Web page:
More Than Just Oysters at Shelton’s OysterFest

Photo courtesy Jill Himlie.

 

By Eric Wilson-Edge

shelton dental centerOysters. Some love them, some hate them. There isn’t much wiggle room. Whatever your feeling, the slimy crustaceans are as much an image of the Pacific Northwest as rain, Evergreen trees or salmon.

This coming weekend thousands will descend on the Mason County Fairgrounds in Shelton for OysterFest. “You just have to come and see it.  You may not like oysters but there’s other stuff,” says Darryl Cleveland, a member of the Shelton Skookum Rotary Club Foundation which has been putting on the annual event for 32 years.

Admission is cheap – only $5 per person.  Once inside the gate you’ll find more than 60 vendors serving all manner of food and drink. “Nobody can duplicate somebody else,” says Cleveland. “You can have three people doing grilled shrimp but if you’ve got somebody doing a different sauce or grilling a different way then it’s okay.”

shelton oysterfest
Photo courtesy Mike Barnard.

OysterFest has come a long way in three decades. The impetus for the festival was a desire to bring people to Mason County while simultaneously promoting the shellfish industry. The inaugural OysterFest ran for five hours and attracted six-thousand people. Says Cleveland, “we didn’t know what to expect. Who’s going to come to a festival in October that they know nothing about?”

The odd timing is due in part to weather patterns. Turns out the first week in October is generally sunny, but it wouldn’t matter. “People will stand out in the rain for scalded oysters or bacon wrapped oysters,” says Cleveland.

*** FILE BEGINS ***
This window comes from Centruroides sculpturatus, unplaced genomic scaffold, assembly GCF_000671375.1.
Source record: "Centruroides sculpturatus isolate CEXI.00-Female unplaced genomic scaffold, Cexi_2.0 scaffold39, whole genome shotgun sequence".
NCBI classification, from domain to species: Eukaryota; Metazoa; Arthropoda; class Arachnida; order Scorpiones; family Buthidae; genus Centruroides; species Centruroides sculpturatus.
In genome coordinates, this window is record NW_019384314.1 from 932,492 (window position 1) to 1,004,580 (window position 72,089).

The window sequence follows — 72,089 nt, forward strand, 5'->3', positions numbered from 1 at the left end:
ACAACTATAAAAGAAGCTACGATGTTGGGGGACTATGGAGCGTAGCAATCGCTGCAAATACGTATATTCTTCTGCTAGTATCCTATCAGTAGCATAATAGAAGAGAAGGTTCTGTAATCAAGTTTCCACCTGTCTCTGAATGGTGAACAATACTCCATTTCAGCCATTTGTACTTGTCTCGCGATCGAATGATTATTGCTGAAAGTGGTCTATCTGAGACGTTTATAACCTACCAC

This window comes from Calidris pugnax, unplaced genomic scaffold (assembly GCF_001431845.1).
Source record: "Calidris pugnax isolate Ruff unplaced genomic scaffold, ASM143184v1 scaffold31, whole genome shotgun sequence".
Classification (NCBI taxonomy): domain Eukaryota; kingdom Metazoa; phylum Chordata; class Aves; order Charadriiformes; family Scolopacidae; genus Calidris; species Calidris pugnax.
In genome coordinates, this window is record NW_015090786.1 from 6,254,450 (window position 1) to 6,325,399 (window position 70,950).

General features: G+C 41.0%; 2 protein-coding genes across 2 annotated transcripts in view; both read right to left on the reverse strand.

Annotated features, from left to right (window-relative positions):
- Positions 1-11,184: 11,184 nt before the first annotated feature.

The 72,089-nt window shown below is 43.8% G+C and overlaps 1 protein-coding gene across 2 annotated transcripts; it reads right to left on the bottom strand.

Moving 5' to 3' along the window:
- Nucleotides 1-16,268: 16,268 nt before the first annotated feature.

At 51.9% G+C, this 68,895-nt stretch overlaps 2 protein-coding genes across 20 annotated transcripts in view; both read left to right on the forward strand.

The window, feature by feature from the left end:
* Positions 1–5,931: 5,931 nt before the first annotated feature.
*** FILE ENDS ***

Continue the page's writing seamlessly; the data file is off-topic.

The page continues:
Or they could go inside and enjoy a show. There will be at least five stages featuring all kinds of entertainment from music to magicians and clowns. 17-year-old Josh Reese is a regular at OysterFest.  “It’s a good place to hang out for the weekend.” He adds, “there are a lot of interesting people and it brings a lot of business to Shelton.”

Cleveland says people come from all over, driving from Pierce and King counties as well as from Portland, Oregon.

Photo courtesy Jill Himlie.
Photo courtesy Jill Himlie.

The most popular attraction is undoubtedly the oyster shucking competition. OysterFest is home to the West Coast Oyster Shucking Championship. The competition runs on both days with speed being the primary goal of the first day. “You don’t care what it looks like,” says Cleveland. “The goal is to get it open.” Speed is still a factor on the second day.  However, participants are docked points for things like cuts to the oyster.

I have a strong dislike for oysters. It feels like I’m trying to swallow my tongue. Cleveland laughs when I tell him. Needless to say I’ve never been to OysterFest. Still, I want to go this year. Oyster shucking is a unique skill akin to log rolling. It’s both serious and spectacle.  I need to see it but I’ll stick with food I know – maybe a hot dog.

OysterFest runs Saturday, October 5 from 10 a.m. to 6 p.m. and Sunday, October 6 from 10 a.m. to 5 p.m. Parking is free. Your $5 admission benefits scholarships for students in Mason County.

 

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